On the eve of the First World War, Von Bork, a German agent, is getting ready to leave England with his vast collection of intelligence, gathered over a four-year period. His wife and household have already left Harwich for Flushing in the Netherlands, leaving only him and his elderly housekeeper. Von Bork and his diplomat friend Baron von Herling disparage their British hosts, having judged them rather negatively. Von Herling is impressed at his friend's collection of vital British military secrets, and tells Von Bork that he will be received in Berlin as a hero. Von Bork indicates that he is waiting for one last transaction with his Irish-American informant Altamont, who will arrive shortly. The treasure will prove rich, Von Bork thinks: naval signals.
Von Herling leaves and Von Bork gets to work packing the contents of his safe. He then hears another car arriving. It is Altamont. By this time, the old housekeeper has turned her light off and retired. Von Bork greets Altamont, and Altamont shows him the package that he has brought.
Altamont proceeds to disparage Von Bork's safe, but Von Bork proudly says that nothing can cut through the metal, and that it has a double combination lock. He even tells Altamont the combination: “August 1914”. Altamont then insinuates that German agents get rid of their informants when they are finished with them, naming several who have ended up in prison. Von Bork is left to make excuses for these events. Altamont's mistrust of Von Bork is evident in his refusal to hand over the package before he gets his cheque. Von Bork, for his part, claims the right to examine the document before handing Altamont the cheque which he has written.
Altamont hands him the package, and upon opening it, it turns out to be a book called Practical Handbook of Bee Culture, hardly what he expected. Even less expected is the chloroform-soaked rag that was held in his face by Altamont a moment later. Altamont, it turns out, is none other than Sherlock Holmes, and the chauffeur who brought him is, of course, Dr. Watson. Now much older than in their heyday, they have nonetheless not only caught several spies (Holmes is actually responsible for the imprisoned agents, of course) in their return from retirement, but fed the Germans some thoroughly untrustworthy intelligence. Holmes has been on this case for two years, and it has taken him to Chicago, Buffalo, and Ireland, where he learnt to play the part of a bitter Irish-American, even gaining the credentials of a member of a secret society. He then identified the security leak through which British secrets were reaching the Germans.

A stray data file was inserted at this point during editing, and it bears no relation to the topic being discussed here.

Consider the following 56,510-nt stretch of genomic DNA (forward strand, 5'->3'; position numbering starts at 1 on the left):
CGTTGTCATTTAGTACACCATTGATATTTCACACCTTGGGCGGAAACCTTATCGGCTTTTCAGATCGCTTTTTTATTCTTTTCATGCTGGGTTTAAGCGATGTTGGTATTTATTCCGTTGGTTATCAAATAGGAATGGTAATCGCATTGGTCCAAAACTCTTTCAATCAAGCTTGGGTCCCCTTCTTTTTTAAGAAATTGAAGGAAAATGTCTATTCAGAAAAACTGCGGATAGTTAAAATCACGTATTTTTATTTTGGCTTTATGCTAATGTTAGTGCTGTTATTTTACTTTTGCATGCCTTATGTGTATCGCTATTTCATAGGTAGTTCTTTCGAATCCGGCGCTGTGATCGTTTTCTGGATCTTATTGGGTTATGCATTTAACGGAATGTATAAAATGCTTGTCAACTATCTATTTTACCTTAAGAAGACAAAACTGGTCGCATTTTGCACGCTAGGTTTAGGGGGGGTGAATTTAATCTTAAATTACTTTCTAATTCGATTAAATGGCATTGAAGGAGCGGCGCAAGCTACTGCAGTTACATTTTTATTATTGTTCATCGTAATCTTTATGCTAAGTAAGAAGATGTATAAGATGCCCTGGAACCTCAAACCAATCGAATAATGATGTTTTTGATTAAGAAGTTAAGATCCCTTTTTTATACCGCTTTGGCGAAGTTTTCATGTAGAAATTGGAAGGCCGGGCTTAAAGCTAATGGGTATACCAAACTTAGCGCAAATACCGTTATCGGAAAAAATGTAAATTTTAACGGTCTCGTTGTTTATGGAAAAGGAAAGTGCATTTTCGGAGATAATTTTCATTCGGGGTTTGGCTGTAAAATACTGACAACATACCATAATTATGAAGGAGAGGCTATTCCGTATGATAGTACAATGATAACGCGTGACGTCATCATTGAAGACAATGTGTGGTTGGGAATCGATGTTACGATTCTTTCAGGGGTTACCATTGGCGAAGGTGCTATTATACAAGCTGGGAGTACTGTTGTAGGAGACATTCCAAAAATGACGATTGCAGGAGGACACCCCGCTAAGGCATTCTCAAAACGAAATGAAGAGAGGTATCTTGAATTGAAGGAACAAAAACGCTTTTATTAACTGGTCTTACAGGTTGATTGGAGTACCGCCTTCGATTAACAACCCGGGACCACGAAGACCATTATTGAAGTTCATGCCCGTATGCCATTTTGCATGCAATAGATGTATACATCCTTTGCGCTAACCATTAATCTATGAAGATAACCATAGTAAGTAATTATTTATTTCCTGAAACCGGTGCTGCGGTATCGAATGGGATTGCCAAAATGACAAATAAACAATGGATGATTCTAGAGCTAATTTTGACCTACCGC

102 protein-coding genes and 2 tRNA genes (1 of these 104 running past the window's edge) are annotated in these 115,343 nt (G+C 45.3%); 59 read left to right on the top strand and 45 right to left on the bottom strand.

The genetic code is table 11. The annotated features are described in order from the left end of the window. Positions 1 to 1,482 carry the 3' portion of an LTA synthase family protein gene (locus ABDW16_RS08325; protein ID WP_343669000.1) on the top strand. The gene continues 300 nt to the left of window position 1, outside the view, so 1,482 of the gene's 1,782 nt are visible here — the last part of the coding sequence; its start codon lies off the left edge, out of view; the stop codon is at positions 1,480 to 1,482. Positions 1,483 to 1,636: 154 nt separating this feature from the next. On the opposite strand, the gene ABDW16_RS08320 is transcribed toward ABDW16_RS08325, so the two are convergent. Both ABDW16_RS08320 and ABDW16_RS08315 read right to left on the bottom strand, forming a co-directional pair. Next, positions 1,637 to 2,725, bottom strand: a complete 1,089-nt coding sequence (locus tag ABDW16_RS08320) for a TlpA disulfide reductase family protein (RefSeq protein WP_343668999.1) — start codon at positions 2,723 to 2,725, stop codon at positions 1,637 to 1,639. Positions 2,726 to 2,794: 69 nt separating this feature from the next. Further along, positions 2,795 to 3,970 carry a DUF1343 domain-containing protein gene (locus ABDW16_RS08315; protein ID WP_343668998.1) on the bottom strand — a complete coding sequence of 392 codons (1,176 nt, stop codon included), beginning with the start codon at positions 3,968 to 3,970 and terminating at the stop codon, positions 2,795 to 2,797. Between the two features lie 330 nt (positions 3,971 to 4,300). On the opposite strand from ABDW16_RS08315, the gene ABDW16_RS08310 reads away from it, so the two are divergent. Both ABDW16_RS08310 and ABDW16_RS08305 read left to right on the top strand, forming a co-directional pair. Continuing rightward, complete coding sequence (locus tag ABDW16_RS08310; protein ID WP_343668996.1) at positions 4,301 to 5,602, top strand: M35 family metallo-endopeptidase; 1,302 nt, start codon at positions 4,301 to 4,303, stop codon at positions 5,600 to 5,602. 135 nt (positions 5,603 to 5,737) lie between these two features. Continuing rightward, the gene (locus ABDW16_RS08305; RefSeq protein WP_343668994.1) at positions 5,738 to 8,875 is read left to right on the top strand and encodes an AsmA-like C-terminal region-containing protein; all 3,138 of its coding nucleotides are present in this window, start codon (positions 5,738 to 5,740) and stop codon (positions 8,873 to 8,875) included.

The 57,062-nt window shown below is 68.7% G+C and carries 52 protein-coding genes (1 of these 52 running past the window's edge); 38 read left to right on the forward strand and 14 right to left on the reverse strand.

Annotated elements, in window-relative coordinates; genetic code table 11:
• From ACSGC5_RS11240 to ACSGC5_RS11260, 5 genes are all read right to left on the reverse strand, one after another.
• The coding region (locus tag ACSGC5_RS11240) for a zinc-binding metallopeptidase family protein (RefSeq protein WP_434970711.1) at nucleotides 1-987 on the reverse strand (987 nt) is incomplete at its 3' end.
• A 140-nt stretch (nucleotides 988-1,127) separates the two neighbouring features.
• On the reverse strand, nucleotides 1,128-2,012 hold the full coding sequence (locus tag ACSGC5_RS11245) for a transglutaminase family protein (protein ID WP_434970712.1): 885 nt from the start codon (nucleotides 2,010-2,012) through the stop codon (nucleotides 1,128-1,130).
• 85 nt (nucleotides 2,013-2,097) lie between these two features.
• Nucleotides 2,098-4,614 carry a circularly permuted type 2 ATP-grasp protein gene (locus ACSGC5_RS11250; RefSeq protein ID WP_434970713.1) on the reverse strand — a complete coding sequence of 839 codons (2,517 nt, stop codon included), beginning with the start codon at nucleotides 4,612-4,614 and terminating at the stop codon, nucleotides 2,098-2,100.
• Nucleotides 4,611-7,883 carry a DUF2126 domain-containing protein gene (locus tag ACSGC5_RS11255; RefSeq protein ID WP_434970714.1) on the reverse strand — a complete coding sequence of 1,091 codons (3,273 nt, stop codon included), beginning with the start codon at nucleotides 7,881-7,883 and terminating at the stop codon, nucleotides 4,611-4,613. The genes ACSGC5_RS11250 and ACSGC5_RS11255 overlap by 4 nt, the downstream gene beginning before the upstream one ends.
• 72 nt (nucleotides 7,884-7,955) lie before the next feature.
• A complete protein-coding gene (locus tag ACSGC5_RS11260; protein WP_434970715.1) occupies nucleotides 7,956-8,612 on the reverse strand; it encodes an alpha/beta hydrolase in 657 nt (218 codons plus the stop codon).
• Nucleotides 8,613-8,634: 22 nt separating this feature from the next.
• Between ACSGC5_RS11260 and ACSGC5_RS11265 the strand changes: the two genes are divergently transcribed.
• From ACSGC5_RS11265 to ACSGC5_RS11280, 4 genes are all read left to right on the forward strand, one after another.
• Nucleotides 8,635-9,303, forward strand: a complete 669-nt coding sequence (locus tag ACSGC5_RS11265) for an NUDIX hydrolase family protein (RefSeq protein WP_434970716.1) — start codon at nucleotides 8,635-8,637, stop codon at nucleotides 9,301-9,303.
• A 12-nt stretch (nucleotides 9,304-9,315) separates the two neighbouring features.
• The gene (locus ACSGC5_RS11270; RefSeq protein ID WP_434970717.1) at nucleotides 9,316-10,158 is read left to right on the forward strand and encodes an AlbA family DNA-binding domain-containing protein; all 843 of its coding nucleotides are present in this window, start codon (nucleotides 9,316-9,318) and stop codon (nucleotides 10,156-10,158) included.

The housekeeper was part of the plot, too. The light that she switched off was the signal to Holmes and Watson that the coast was clear.
They remove Von Bork and all the evidence, and drive him to Scotland Yard, where his welcome will not be as triumphant as the one that was awaiting him in Berlin.
After the story has concluded, it is revealed that Holmes has retired from active detective work. He spends his days beekeeping in the countryside and writing his definitive work on investigation.
The story is the last chronological instalment of the series, though yet another collection (The Case Book of Sherlock Holmes), set before the story, was published four years later. In reference to the impending World War I, Holmes concludes,
- "There's an east wind coming, Watson."
- "I think not, Holmes. It is very warm."
- "Good old Watson! You are the one fixed point in a changing age. There's an east wind coming all the same, such a wind as never blew on England yet. It will be cold and bitter, Watson, and a good many of us may wither before its blast. But it's God's own wind none the less, and a cleaner, better, stronger land will lie in the sunshine when the storm has cleared."
The patriotic sentiment of the above passage has been widely quoted, and was later used in the final scene of the Basil Rathbone film Sherlock Holmes and the Voice of Terror (1942), set in World War II.
Read more about this topic: His Last Bow (story)
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